NCP continues to support initiatives and ideas for more accountable education, as well as elected leaders who are fighting for school choice, local control, and more accountability.

Our chairman, John Kasich, has a consistent and ongoing commitment to school choice.

To read more about John Kasich and the New Century Project go to New Century Project website.

Tuesday, July 11, 2006

Time to Face our Education Crisis by Newt Gingrich

The following is a letter from Newt Gingrich. This is a good start but he should put the finger at the teachers' unions just as Dole had when he was running for president.

Time to Face our Education Crisis

School is out for the summer, but as a grandfather and former college professor, the education of our children is never far from my mind. My own grandchildren are young -- ages 6 and 4 -- and have their entire educational experience ahead of them. I saw a report recently that makes me worry about the education system they will inherit. It makes me worry what kind of country they will inherit. And it makes me ask this question: When it comes to educating our children, at what point are we willing to face the truth and declare that the education system created for the industrial era is failing to prepare our children for the demands of today's information age?

If a 21.7% Graduation Rate Isn't Failure, What Is?

The education bureaucracy likes to play a game with statistics. They usually publish data on educational successes or failures only on a statewide basis, so parents and teachers have no way to hold the education bureaucracy accountable where it counts -- on the district level. But a new study sponsored by the Bill and Melinda Gates Foundation took a different approach, and the results it reported are deeply troubling to those of us with a concern for the future of American children.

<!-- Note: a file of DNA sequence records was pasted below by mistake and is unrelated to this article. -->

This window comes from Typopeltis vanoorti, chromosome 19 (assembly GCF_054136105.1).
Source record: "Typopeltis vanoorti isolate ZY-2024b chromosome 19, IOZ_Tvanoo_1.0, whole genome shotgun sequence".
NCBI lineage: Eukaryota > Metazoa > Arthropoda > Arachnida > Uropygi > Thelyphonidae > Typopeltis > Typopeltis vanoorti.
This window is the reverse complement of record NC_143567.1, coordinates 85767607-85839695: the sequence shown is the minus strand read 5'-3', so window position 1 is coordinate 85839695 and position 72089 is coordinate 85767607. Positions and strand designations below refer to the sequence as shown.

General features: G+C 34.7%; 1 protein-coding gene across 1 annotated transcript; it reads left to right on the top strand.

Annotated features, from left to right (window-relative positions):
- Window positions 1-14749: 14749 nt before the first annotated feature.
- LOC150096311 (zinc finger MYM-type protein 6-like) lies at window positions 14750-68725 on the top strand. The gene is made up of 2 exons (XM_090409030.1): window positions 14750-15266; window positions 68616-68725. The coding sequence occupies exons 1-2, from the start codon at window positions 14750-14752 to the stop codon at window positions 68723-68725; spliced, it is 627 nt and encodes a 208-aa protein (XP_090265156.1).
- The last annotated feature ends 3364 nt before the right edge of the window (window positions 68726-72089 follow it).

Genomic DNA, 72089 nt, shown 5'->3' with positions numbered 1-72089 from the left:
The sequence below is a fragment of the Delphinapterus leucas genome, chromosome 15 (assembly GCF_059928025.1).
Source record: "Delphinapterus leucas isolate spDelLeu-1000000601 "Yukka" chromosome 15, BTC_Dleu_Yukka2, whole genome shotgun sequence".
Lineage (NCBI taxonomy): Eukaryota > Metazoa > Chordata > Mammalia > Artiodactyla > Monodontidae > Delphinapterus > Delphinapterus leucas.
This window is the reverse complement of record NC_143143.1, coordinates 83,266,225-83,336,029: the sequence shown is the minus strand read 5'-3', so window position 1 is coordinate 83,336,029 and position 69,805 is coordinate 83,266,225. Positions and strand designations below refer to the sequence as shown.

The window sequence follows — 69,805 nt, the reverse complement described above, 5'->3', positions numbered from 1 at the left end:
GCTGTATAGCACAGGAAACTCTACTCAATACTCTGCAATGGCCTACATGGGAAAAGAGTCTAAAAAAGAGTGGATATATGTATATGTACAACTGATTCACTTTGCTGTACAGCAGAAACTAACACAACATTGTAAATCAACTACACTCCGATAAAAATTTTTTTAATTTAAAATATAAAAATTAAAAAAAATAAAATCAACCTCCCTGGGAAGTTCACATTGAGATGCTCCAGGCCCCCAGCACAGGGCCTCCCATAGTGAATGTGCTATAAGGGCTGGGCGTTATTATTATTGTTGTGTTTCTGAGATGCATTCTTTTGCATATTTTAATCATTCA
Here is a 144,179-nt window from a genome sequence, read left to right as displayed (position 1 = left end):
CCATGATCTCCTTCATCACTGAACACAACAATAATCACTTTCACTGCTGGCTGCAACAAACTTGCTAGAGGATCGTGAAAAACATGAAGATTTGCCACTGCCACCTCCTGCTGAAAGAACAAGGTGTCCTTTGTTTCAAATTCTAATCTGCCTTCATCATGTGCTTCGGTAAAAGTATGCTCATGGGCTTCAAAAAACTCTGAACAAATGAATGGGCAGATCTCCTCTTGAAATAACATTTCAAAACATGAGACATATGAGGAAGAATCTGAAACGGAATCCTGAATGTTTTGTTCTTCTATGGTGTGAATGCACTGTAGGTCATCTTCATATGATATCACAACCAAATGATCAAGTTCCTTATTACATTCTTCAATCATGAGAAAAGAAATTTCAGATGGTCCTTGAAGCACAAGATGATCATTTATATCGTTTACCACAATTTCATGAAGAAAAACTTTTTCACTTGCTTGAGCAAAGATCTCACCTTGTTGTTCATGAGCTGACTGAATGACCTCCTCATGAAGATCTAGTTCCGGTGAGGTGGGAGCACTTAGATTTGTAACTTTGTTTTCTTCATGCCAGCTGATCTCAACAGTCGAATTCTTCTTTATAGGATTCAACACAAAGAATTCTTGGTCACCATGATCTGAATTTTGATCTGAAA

The study looked at graduation rates on a district-by-district level and found that they are shockingly lower than previously reported by the education bureaucracy. In big-city public school districts like Cleveland, Los Angeles, Miami, Dallas and Denver, fewer than 50 percent of high school students graduate on time. In three districts, the public schools graduate fewer than 40 percent of their students: In New York City, the graduation rate is 38.9 percent; in Baltimore, it's 38.5 percent; and in Detroit, incredibly, only 21.7 percent of students who enter public high schools will graduate.

Failing Four Out of Five Students

Consider this finding for a moment. If only 21.7 percent of students graduate from Detroit schools on time, that means that 78.3 percent of students fail to graduate. Almost 80 percent of students -- four out of five -- are failed by our educational system. Why do we tolerate this level of failure? The fact is, in most aspects of life, we don't. If a private company took the money from its customers and then failed 80 percent of them, it would be closed in a day.

I am a firm believer in establishing measurable standards of success (or failure) and constantly assessing the wisdom and workability of policies against these standards. One of the most basic measures of the success of our school system is high school graduation. A high school diploma is the minimum requirement for successful participation in American life. The failure of our schools to graduate their students isn't limited to Detroit or to our big cities. Nationwide, it is estimated that three of every 10 students who start high school won't graduate on time. For minorities, these numbers are far worse. One of every two African-American and Latino students won't graduate on time or graduate at all. So dramatic is the failure that today there are more African American males in prison than there are in college -- a fact that is a national disgrace.